In this activity, students will use sea-level rise data to create models and compare short-term trends to long-term trends. They will then determine whether sea-level rise is occurring based on the data.
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In this activity, students make a claim about the cause of ocean currents and then develop a model to explain the role of temperature and density in deep ocean currents. This lesson is modified from "Visit to an Ocean Planet" Caltech and NASA/Jet Propulsion Laboratory.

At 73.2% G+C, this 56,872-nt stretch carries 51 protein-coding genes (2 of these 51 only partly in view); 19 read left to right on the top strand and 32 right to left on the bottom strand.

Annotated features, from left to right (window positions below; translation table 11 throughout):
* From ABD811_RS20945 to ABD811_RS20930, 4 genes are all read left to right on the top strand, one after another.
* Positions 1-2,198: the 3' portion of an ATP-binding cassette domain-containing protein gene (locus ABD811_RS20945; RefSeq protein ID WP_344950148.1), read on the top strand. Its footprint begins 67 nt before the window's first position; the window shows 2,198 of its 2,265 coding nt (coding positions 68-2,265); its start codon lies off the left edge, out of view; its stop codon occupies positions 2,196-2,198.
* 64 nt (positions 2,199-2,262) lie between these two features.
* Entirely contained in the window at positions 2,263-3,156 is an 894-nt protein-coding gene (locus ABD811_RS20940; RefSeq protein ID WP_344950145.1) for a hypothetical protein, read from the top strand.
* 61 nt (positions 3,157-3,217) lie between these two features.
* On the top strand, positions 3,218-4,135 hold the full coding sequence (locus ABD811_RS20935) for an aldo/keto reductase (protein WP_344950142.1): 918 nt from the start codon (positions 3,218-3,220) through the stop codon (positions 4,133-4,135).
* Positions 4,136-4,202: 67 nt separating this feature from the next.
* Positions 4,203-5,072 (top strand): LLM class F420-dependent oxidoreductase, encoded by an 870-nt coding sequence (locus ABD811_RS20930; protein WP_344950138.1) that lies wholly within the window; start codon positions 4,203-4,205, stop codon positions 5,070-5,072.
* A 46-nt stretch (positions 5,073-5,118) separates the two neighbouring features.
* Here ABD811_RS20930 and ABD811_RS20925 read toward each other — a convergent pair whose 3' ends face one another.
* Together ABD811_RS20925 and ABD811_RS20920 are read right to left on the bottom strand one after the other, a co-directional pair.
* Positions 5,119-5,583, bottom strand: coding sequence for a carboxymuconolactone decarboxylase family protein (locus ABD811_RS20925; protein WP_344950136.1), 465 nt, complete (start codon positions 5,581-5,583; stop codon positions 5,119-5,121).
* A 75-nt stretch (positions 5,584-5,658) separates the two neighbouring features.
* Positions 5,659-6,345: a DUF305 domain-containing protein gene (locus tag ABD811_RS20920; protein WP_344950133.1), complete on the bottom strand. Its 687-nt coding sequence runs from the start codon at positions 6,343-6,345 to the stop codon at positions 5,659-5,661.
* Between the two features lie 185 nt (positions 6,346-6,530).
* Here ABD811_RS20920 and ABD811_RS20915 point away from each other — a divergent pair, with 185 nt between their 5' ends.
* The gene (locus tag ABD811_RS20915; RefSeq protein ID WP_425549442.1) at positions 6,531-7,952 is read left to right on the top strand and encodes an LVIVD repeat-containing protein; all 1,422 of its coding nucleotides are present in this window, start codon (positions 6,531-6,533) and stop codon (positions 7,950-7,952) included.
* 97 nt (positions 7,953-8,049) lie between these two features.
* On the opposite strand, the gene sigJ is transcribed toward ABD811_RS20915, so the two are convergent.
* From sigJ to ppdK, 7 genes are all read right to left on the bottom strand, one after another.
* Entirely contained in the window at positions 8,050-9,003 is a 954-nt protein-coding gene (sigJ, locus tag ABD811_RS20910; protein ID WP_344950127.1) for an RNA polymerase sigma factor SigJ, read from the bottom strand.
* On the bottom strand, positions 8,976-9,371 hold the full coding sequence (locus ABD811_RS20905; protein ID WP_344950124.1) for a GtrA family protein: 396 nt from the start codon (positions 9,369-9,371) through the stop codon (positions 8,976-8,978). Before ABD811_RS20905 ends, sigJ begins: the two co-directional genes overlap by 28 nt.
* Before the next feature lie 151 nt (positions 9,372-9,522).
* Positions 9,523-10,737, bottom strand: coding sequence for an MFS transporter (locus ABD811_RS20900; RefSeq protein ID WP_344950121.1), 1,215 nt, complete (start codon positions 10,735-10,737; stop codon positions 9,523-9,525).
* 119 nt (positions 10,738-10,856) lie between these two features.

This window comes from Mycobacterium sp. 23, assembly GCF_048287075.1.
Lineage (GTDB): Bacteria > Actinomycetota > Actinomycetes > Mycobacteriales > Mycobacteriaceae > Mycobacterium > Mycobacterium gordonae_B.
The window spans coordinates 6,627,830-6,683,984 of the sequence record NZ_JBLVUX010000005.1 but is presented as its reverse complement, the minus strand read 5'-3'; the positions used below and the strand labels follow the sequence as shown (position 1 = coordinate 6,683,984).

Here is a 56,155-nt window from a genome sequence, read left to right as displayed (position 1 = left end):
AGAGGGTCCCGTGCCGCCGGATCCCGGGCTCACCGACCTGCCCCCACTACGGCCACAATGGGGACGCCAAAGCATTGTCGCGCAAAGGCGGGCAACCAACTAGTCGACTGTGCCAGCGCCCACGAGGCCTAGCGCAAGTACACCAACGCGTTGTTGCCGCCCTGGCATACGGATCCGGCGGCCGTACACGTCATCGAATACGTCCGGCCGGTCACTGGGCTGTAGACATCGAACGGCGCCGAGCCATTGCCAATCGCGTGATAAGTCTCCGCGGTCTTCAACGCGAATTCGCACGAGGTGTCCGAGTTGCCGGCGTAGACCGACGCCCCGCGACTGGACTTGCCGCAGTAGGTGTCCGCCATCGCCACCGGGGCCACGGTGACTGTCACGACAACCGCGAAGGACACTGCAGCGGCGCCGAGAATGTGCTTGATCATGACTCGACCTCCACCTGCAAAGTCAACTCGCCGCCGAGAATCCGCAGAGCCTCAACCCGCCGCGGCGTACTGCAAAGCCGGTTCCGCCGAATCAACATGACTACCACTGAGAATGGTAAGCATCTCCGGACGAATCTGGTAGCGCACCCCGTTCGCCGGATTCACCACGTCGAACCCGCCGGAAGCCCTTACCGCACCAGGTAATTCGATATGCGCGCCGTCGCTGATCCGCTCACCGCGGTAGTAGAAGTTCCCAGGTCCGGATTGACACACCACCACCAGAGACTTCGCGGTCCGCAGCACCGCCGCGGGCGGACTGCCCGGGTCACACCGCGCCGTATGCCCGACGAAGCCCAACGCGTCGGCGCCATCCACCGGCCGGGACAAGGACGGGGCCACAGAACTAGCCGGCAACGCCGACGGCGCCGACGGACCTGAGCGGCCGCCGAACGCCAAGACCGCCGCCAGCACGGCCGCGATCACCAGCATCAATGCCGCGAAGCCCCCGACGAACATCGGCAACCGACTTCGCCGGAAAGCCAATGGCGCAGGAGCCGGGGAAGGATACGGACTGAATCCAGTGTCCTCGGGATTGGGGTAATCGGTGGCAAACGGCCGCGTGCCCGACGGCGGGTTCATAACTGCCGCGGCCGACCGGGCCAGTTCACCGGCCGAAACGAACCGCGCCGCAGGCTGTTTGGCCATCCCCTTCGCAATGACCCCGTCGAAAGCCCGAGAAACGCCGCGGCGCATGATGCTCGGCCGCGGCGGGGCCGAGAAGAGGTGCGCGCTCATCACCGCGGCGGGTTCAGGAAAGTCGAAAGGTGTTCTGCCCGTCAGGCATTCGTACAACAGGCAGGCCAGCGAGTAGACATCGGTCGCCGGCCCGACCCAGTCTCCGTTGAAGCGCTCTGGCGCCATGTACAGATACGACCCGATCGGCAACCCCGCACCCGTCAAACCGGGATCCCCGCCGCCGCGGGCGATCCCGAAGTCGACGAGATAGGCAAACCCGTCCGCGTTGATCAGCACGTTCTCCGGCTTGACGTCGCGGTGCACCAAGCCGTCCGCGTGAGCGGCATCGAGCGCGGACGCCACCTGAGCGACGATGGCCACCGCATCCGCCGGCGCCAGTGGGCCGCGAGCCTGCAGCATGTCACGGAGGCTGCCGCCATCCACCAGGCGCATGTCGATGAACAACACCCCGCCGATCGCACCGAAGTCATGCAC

Students analyze data from graphs for sea ice extent (area) in both polar regions (Arctic and Antarctic) to learn about seasonal variations and over a 30-year period to learn about longer-term trends.
In this activity, students use satellite images from the NASA Landsat team to quantify changes in glacier cover over time from 1986 to 2018.
Students will examine a 2014-2015 El Nino Southern Oscillation (ENSO) event to identify relationships among sea surface height, sea surface temperature, precipitation, and wind vectors.
This investigation is part of the NASA: Mission Geography Module "What are the causes and consequences of climate change?" that guides students through explorations in climatic variability and evidence for global climate change.